Sinister

SINISTER. Starring Ethan Hawke, Juliet Rylance. Directed by Scott Derrickson. Rated M (Mature Themes and coarse language). 110 minutes.

Sinister? Definitely.

As a reviewer who rarely really jumps at films (after all, ‘it’s only a movie’!), I will confess to jumping any number of times during sinister – even at the last image. Not only the jumping, but frequent peculiar feelings of spine-tingling. It was the succession of things that were banging and bumping in the night, the eerie atmosphere from the opening shot of four hanged people, through the sense of ghosts and the mystery of why this was all happening. And the synthesizer score, the percussion, the pounding.

Which means that if you are prone to be unsettled during a film, you perhaps should be alert to the effects of this one.

Actually, the plot is well worked out and all explained (well not explained but story lines logically followed through. Perhaps another reason for the atmosphere is that it is all played straight, no winking at the audience or tongue-in-cheek ironies. And one can identify with the family at the centre of the story, ordinary enough but the victims of sinister powers.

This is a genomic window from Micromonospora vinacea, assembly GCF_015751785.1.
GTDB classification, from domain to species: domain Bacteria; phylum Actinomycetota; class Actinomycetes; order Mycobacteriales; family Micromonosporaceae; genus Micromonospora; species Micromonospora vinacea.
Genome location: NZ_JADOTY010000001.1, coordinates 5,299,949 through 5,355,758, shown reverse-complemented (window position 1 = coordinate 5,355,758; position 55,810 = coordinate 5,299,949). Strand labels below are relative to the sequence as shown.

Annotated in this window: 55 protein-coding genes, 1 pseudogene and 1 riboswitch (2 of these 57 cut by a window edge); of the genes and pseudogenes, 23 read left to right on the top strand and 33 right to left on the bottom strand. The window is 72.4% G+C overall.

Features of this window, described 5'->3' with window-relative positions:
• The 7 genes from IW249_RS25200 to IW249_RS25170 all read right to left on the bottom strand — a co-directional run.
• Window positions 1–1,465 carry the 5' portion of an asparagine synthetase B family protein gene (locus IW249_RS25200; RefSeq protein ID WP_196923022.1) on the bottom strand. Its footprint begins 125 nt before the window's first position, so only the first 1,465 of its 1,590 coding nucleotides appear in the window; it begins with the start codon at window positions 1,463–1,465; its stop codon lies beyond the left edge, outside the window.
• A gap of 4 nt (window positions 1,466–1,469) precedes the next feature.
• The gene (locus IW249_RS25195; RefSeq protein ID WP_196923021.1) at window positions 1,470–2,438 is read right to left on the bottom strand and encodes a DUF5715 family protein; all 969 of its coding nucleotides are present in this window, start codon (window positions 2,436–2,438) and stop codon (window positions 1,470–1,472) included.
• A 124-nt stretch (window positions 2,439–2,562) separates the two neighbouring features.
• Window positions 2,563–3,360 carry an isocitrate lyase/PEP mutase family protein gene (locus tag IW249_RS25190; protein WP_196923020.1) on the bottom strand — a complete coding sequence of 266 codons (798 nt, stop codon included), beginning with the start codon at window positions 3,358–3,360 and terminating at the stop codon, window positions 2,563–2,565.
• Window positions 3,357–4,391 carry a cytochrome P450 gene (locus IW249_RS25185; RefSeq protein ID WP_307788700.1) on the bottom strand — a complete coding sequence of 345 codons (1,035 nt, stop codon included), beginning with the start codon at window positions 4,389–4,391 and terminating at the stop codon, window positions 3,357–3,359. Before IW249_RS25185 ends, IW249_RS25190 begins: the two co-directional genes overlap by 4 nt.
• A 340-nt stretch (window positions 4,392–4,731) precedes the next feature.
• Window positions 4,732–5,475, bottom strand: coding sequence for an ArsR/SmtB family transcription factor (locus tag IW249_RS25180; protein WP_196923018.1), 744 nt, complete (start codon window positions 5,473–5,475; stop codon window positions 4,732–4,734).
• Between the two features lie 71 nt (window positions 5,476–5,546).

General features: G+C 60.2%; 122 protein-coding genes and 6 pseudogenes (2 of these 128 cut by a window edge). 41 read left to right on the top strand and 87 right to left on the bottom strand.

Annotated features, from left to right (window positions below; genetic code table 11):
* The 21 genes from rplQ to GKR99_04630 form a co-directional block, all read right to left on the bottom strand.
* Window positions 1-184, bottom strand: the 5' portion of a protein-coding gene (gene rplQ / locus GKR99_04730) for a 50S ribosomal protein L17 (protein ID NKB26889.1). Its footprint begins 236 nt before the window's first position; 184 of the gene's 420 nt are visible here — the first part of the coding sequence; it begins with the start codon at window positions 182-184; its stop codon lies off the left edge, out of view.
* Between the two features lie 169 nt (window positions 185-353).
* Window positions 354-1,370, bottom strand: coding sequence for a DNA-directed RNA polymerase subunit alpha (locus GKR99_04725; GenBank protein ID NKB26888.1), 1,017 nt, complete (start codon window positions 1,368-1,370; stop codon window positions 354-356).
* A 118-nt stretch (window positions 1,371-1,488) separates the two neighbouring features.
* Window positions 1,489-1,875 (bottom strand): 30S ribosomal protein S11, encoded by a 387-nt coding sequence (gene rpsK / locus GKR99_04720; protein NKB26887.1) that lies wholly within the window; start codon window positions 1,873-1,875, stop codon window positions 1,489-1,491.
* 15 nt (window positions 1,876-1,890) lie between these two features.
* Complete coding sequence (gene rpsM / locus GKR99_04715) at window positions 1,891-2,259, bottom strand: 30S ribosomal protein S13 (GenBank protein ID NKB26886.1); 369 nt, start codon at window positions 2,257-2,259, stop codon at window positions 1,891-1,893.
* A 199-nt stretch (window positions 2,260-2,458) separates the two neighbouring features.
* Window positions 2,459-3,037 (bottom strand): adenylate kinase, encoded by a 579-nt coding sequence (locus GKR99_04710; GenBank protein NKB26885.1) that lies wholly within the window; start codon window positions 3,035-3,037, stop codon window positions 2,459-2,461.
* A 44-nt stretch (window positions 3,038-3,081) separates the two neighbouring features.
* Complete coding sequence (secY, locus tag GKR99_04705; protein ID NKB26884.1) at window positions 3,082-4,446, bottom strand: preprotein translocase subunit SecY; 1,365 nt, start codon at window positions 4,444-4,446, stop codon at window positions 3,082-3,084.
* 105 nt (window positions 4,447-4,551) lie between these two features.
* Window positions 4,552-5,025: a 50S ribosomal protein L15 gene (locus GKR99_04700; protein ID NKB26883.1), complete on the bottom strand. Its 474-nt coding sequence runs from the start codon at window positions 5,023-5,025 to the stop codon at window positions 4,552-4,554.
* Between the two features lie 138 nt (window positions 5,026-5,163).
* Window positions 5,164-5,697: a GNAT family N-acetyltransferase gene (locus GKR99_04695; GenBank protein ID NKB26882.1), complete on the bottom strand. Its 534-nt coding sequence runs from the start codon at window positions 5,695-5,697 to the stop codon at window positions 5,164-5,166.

Basically, it is the story of a writer who moves house so that he can do a true crime story on the spot. He does research, finds a mysterious box of old film which shows the family who have been killed, except for a missing daughter. Most of the action takes place inside the house, especially at night as the writer looks at the films and asks questions of himself. Then the bangs begin, boxes fall, loud sounds (quick cut editing with the synthesizer sounds) and he (and we) begin to be really jumpy.

The sheriff warns him off. A deputy agrees to find out information for him. His wife is supportive, but his young son and daughter start to behave strangely. He receives computer chat information from a professor who says that the signs he has seen and images at the other crime scenes lead to a cult of an ancient evil deity, Baghul (the Boogy Man). The worship of Baghul includes the sacrifice and devouring of children.

Then the ghosts appear.

The end is not what we expected when the film started but it seems more inevitable as the film goes on – and the end of the film is where all the information (with the solution worked out by the deputy) as to what has happened – and will happen.

Ethan Hawke is convincing as the author who is obsessed with his research and book, more and more tormented, more frightened. Juliet Rylance is his wife.

Scott Derrickson directed The Exorcism of Emily Rose and the remake of The Day the Earth Stood Still. He knows how to do eerie films – and has been most successful with Sinister.

Fr Peter Malone MSC is an associate of the Australian Catholic Office for Film & Broadcasting.

Icon.

Out November 1st 2012.


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